Geopolitics

What We Can Learn from the Machiavelli of Nonviolence

ver 17 years ago, Slobodan Milošević, the brutal socialist dictator, was nonviolently overthrown by young people with radical ideas. Optor! was a Serbian student movement that proved ideas have the power to change the world, even against a repressive government like Milošević. Optor! wanted freedom from state oppression, and their methods came from Gene Sharp.

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Srđa Popović, one of the lead Optor! organizers wrote, “Sharp realized that dictators succeed because people choose to obey, and while people might choose to obey for many reasons, for the most part, they obey out of fear.” Students that comprised Optor! lost their fear of Milošević by reading the strategies Sharp laid out in The Politics of Nonviolent Action.

Gene Sharp died on January 28th, 2018, but his recent death should bring new life to his writings by those passionate about a free society. Sharp’s work cataloged the many ways citizens throughout history stood up against governments nonviolently, achieving the goal of a free society.

Nonviolence Works

Sharp carefully outlines a cohesive strategy for citizens to withdraw their consent from the government. He also describes a polycentric theory of government power emphasizing the social power of citizens. Nonviolence was at the heart of Sharp’s writing, not because of the morality of nonviolence, but because it was the most efficient way to achieve one's goals.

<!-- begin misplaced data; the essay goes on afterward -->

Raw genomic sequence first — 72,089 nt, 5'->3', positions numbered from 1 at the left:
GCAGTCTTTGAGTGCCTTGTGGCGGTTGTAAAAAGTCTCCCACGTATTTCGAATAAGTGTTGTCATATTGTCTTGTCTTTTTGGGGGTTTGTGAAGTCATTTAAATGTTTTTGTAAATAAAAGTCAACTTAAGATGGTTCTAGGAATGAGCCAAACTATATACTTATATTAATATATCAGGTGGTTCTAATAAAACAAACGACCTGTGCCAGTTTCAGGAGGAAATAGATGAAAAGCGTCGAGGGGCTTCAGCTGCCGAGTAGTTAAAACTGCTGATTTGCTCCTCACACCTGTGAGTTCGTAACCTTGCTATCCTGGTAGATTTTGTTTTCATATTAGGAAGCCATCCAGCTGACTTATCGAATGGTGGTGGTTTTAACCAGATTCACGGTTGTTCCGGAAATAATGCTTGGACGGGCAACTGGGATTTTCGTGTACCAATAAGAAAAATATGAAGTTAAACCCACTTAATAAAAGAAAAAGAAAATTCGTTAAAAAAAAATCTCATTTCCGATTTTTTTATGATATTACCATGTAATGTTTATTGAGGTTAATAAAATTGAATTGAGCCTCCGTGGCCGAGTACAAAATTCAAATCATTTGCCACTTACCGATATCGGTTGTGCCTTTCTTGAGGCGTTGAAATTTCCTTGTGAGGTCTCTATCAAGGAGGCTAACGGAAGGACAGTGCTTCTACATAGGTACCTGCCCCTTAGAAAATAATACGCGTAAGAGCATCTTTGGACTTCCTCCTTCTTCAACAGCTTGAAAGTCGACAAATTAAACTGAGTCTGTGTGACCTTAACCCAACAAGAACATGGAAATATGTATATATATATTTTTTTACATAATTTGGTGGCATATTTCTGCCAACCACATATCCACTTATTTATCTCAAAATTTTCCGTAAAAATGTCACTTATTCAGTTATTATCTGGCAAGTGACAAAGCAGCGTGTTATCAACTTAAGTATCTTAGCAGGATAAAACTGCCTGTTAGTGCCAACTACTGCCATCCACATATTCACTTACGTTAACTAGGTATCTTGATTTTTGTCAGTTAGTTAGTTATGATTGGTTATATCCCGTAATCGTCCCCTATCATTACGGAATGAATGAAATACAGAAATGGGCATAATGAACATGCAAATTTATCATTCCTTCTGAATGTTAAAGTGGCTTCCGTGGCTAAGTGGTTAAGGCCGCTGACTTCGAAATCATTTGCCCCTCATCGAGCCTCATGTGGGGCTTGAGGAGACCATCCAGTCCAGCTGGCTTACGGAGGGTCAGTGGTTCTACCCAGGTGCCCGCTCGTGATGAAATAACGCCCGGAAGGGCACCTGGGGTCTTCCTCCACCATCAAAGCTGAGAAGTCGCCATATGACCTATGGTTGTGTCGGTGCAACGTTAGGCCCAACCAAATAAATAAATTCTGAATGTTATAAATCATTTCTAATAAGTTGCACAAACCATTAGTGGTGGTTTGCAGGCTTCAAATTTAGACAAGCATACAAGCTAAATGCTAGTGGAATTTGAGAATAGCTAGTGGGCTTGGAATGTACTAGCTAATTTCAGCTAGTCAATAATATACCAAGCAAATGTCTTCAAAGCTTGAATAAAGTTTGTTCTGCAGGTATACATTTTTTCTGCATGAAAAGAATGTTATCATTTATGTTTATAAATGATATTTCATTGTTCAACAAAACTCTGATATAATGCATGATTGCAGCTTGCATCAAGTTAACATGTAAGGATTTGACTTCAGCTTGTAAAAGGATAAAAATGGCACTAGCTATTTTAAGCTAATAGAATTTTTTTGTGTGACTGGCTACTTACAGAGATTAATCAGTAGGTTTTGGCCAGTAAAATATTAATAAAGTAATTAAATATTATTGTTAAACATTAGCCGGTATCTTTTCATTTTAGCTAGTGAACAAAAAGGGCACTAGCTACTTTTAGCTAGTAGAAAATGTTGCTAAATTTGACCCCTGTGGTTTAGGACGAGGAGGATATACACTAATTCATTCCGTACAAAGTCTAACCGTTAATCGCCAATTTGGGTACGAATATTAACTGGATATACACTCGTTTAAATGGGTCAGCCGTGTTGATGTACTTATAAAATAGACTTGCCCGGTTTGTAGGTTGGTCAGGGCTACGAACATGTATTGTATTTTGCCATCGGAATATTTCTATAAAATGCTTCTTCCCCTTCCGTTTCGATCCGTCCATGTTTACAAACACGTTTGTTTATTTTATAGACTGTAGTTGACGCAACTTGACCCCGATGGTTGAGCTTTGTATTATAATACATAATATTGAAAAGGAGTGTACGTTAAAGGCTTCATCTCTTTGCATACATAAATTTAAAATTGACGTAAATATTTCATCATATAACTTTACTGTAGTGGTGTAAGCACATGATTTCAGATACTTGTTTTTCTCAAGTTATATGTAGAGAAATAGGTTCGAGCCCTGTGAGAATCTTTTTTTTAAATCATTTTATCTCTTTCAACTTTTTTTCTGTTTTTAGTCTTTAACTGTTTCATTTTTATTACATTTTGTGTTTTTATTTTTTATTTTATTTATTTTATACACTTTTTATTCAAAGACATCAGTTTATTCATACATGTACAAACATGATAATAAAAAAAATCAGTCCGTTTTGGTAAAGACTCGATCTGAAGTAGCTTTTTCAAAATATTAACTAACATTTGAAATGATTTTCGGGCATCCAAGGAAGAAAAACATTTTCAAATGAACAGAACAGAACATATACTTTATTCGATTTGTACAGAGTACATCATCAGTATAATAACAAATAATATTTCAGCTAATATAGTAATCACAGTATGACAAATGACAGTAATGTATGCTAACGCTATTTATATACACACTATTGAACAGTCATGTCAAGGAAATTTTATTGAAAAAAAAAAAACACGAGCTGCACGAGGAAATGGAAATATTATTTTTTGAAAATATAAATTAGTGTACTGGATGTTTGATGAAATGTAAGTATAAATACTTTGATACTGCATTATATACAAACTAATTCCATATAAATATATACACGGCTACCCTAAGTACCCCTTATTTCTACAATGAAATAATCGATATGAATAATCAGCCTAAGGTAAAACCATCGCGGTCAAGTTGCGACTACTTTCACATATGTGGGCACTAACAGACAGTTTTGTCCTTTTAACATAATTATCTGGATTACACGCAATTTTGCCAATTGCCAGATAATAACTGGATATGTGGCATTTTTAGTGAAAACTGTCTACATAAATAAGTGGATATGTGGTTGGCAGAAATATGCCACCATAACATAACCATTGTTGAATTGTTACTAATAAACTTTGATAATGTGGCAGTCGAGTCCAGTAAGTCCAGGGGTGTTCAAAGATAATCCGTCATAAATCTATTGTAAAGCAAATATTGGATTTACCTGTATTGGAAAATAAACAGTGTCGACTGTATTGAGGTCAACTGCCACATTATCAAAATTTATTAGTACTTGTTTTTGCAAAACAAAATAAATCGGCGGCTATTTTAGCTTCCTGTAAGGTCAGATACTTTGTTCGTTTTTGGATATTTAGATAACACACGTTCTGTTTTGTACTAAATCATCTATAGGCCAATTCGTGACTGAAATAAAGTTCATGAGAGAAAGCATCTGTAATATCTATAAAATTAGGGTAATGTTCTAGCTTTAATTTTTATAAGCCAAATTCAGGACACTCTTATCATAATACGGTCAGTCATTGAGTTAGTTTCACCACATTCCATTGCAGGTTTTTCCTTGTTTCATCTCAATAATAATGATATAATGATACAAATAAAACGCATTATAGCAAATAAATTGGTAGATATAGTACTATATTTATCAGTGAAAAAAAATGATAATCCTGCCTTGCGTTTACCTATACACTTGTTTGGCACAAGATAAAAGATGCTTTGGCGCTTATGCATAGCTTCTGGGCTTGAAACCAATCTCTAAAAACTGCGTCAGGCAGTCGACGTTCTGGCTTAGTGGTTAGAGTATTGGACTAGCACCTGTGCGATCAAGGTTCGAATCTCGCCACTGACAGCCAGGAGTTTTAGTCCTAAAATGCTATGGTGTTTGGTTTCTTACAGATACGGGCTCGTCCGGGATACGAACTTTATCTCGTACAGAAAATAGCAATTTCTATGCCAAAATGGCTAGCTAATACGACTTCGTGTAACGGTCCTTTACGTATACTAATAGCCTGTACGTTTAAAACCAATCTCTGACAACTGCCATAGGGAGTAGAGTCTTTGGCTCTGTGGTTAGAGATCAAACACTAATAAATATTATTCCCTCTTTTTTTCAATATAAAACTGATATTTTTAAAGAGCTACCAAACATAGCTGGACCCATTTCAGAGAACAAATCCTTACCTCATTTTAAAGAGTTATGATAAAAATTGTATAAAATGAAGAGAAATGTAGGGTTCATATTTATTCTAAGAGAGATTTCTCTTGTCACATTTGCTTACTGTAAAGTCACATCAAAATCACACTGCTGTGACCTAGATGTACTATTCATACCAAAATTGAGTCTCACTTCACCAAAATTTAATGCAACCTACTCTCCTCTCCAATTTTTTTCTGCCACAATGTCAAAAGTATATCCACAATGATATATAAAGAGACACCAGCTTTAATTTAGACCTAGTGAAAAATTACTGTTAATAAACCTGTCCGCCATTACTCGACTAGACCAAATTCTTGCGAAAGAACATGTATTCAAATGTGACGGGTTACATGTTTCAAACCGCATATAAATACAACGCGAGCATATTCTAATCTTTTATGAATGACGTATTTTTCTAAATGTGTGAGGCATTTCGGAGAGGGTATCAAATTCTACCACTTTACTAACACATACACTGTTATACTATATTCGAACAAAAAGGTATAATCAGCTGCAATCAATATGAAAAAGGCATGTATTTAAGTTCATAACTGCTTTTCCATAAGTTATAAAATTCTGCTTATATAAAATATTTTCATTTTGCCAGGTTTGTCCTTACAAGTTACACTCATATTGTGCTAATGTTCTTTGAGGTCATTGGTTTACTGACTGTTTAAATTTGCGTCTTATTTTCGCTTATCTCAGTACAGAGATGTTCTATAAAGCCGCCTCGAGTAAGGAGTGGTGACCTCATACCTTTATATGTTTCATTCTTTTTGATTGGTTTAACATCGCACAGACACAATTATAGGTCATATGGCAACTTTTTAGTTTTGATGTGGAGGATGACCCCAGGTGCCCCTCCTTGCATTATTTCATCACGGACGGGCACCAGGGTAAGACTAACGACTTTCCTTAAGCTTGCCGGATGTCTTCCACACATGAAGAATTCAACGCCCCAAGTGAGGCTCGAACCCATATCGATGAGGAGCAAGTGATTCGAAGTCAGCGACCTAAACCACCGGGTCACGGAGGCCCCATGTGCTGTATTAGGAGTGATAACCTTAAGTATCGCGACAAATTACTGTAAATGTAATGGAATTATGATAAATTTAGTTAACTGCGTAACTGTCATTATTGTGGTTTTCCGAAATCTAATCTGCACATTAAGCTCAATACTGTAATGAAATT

Sharp’s theory does not rely on having nonviolent governments or governments that respect civil liberties.

In volume two of The Politics of Nonviolent Action, Gene Sharp observes 198 methods of nonviolent action. Sharp ended at 198, to signify that his work was unfinished. These methods are broken into five main categories: Methods of Nonviolent Protests and Persuasion, Methods of Social Noncooperation, Methods of Economic Noncooperation, Methods of Political Noncooperation, and Methods of Nonviolent Intervention. For each method, Sharp tells the story of fearless citizens throughout history who used each technique.

Nonviolent action is a strategy for change. Erica Chenoweth’s data in Why Civil Resistance Works demonstrates that nonviolent action outperforms violent methods over the last hundred years. One method, used in the Civil Rights Movement, is political jujitsu, making state power a liability rather than a strength. Violence used by the state becomes a spectacle that draws increased numbers into the opposition. If state violence is not deployed, the opposition also wins by demonstrating that civil disobedience is permissible.

Political jujitsu creates win-win scenarios for social movements or, more importantly, lose-lose situations for governments. It is important to note that Sharp’s theory does not rely on having nonviolent governments or governments that respect civil liberties. As seen with political jujitsu, government violence is essential to the strategic value of some of Sharp’s methods.

Sharp gives examples of successful nonviolent action from across the world in a multitude of political institutions throughout time. Americans will be familiar with the iconic juxtaposition of peaceful African American students at the Woolworth lunch counter against the angry, violent segregationists.

Instability, Not Violent Revolution